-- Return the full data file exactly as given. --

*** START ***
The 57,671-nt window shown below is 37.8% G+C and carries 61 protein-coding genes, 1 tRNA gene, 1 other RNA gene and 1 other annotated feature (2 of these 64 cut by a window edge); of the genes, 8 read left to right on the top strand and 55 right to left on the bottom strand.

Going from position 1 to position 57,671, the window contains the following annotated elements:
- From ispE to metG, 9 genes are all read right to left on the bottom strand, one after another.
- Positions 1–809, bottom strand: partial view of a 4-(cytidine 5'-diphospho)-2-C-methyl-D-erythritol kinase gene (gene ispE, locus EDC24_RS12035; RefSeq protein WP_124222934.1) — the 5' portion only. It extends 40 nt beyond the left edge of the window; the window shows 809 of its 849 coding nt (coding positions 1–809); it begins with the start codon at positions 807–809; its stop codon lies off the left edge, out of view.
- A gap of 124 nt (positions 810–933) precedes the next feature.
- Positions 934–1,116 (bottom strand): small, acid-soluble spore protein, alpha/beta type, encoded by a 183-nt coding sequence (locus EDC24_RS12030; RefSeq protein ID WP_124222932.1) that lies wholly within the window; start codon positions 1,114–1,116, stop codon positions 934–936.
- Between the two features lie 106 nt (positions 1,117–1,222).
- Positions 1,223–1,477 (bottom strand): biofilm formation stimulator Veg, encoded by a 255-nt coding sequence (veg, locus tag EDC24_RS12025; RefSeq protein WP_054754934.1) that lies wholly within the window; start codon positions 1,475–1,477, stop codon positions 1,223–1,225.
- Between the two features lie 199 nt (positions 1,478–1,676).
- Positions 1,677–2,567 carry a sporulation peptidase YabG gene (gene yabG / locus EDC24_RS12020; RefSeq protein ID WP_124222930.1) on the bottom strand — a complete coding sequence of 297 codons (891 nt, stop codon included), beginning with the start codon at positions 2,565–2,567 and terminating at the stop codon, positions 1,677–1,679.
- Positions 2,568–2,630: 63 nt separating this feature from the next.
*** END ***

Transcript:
The 57,671-nt window shown below is 37.8% G+C and carries 61 protein-coding genes, 1 tRNA gene, 1 other RNA gene and 1 other annotated feature (2 of these 64 cut by a window edge); of the genes, 8 read left to right on the top strand and 55 right to left on the bottom strand.

Going from position 1 to position 57,671, the window contains the following annotated elements:
- From ispE to metG, 9 genes are all read right to left on the bottom strand, one after another.
- Positions 1–809, bottom strand: partial view of a 4-(cytidine 5'-diphospho)-2-C-methyl-D-erythritol kinase gene (gene ispE, locus EDC24_RS12035; RefSeq protein WP_124222934.1) — the 5' portion only. It extends 40 nt beyond the left edge of the window; the window shows 809 of its 849 coding nt (coding positions 1–809); it begins with the start codon at positions 807–809; its stop codon lies off the left edge, out of view.
- A gap of 124 nt (positions 810–933) precedes the next feature.
- Positions 934–1,116 (bottom strand): small, acid-soluble spore protein, alpha/beta type, encoded by a 183-nt coding sequence (locus EDC24_RS12030; RefSeq protein ID WP_124222932.1) that lies wholly within the window; start codon positions 1,114–1,116, stop codon positions 934–936.
- Between the two features lie 106 nt (positions 1,117–1,222).
- Positions 1,223–1,477 (bottom strand): biofilm formation stimulator Veg, encoded by a 255-nt coding sequence (veg, locus tag EDC24_RS12025; RefSeq protein WP_054754934.1) that lies wholly within the window; start codon positions 1,475–1,477, stop codon positions 1,223–1,225.
- Between the two features lie 199 nt (positions 1,478–1,676).
- Positions 1,677–2,567 carry a sporulation peptidase YabG gene (gene yabG / locus EDC24_RS12020; RefSeq protein ID WP_124222930.1) on the bottom strand — a complete coding sequence of 297 codons (891 nt, stop codon included), beginning with the start codon at positions 2,565–2,567 and terminating at the stop codon, positions 1,677–1,679.
- Positions 2,568–2,630: 63 nt separating this feature from the next.